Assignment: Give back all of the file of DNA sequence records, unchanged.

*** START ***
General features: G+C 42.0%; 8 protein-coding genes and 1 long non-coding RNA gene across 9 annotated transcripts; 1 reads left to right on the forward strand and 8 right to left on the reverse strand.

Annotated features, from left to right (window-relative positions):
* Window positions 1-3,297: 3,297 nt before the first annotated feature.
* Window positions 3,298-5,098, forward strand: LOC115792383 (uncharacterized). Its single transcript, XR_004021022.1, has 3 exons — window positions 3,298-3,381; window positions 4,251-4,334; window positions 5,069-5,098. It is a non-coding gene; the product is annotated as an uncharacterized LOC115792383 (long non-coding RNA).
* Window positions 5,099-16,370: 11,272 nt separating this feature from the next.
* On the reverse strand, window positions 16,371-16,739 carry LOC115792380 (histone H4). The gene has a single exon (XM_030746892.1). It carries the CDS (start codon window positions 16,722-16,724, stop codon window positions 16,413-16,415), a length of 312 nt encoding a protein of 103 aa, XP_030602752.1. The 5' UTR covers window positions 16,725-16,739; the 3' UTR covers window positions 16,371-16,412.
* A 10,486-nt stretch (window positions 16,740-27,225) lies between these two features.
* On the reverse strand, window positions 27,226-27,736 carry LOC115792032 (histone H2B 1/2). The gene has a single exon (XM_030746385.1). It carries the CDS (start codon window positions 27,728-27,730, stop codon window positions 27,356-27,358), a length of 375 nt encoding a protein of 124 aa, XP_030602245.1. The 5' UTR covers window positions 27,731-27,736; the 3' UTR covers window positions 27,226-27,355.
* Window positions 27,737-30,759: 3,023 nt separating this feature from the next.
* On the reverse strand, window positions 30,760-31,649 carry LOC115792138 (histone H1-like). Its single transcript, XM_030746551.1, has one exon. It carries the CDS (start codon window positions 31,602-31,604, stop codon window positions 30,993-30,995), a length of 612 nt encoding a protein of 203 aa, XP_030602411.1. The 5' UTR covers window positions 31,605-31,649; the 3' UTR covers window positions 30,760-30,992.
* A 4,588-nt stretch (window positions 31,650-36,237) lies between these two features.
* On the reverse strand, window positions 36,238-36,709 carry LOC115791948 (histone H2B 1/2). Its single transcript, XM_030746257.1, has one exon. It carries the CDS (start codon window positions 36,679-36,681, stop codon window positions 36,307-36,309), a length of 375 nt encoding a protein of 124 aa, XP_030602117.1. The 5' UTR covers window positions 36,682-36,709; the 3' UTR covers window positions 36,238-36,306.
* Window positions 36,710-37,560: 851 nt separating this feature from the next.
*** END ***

General features: G+C 42.0%; 8 protein-coding genes and 1 long non-coding RNA gene across 9 annotated transcripts; 1 reads left to right on the forward strand and 8 right to left on the reverse strand.

Annotated features, from left to right (window-relative positions):
* Window positions 1-3,297: 3,297 nt before the first annotated feature.
* Window positions 3,298-5,098, forward strand: LOC115792383 (uncharacterized). Its single transcript, XR_004021022.1, has 3 exons — window positions 3,298-3,381; window positions 4,251-4,334; window positions 5,069-5,098. It is a non-coding gene; the product is annotated as an uncharacterized LOC115792383 (long non-coding RNA).
* Window positions 5,099-16,370: 11,272 nt separating this feature from the next.
* On the reverse strand, window positions 16,371-16,739 carry LOC115792380 (histone H4). The gene has a single exon (XM_030746892.1). It carries the CDS (start codon window positions 16,722-16,724, stop codon window positions 16,413-16,415), a length of 312 nt encoding a protein of 103 aa, XP_030602752.1. The 5' UTR covers window positions 16,725-16,739; the 3' UTR covers window positions 16,371-16,412.
* A 10,486-nt stretch (window positions 16,740-27,225) lies between these two features.
* On the reverse strand, window positions 27,226-27,736 carry LOC115792032 (histone H2B 1/2). The gene has a single exon (XM_030746385.1). It carries the CDS (start codon window positions 27,728-27,730, stop codon window positions 27,356-27,358), a length of 375 nt encoding a protein of 124 aa, XP_030602245.1. The 5' UTR covers window positions 27,731-27,736; the 3' UTR covers window positions 27,226-27,355.
* Window positions 27,737-30,759: 3,023 nt separating this feature from the next.
* On the reverse strand, window positions 30,760-31,649 carry LOC115792138 (histone H1-like). Its single transcript, XM_030746551.1, has one exon. It carries the CDS (start codon window positions 31,602-31,604, stop codon window positions 30,993-30,995), a length of 612 nt encoding a protein of 203 aa, XP_030602411.1. The 5' UTR covers window positions 31,605-31,649; the 3' UTR covers window positions 30,760-30,992.
* A 4,588-nt stretch (window positions 31,650-36,237) lies between these two features.
* On the reverse strand, window positions 36,238-36,709 carry LOC115791948 (histone H2B 1/2). Its single transcript, XM_030746257.1, has one exon. It carries the CDS (start codon window positions 36,679-36,681, stop codon window positions 36,307-36,309), a length of 375 nt encoding a protein of 124 aa, XP_030602117.1. The 5' UTR covers window positions 36,682-36,709; the 3' UTR covers window positions 36,238-36,306.
* Window positions 36,710-37,560: 851 nt separating this feature from the next.